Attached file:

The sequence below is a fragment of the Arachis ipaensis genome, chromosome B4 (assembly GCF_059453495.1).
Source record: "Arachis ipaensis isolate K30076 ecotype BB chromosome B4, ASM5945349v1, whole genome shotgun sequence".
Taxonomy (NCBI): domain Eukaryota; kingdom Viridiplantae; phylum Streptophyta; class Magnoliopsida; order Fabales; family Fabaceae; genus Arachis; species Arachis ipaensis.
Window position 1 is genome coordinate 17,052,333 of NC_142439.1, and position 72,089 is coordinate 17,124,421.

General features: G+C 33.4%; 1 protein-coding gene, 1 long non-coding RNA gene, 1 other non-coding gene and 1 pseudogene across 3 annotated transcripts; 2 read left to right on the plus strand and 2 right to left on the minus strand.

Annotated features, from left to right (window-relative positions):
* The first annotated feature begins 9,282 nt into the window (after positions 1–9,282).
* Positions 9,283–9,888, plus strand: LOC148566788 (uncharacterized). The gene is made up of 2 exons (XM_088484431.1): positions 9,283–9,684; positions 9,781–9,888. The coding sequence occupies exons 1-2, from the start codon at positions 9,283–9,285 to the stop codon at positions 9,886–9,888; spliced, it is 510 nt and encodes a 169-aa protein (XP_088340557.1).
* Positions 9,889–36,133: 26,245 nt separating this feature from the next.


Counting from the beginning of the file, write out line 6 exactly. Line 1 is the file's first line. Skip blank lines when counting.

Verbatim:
Annotated features, from left to right (window-relative positions):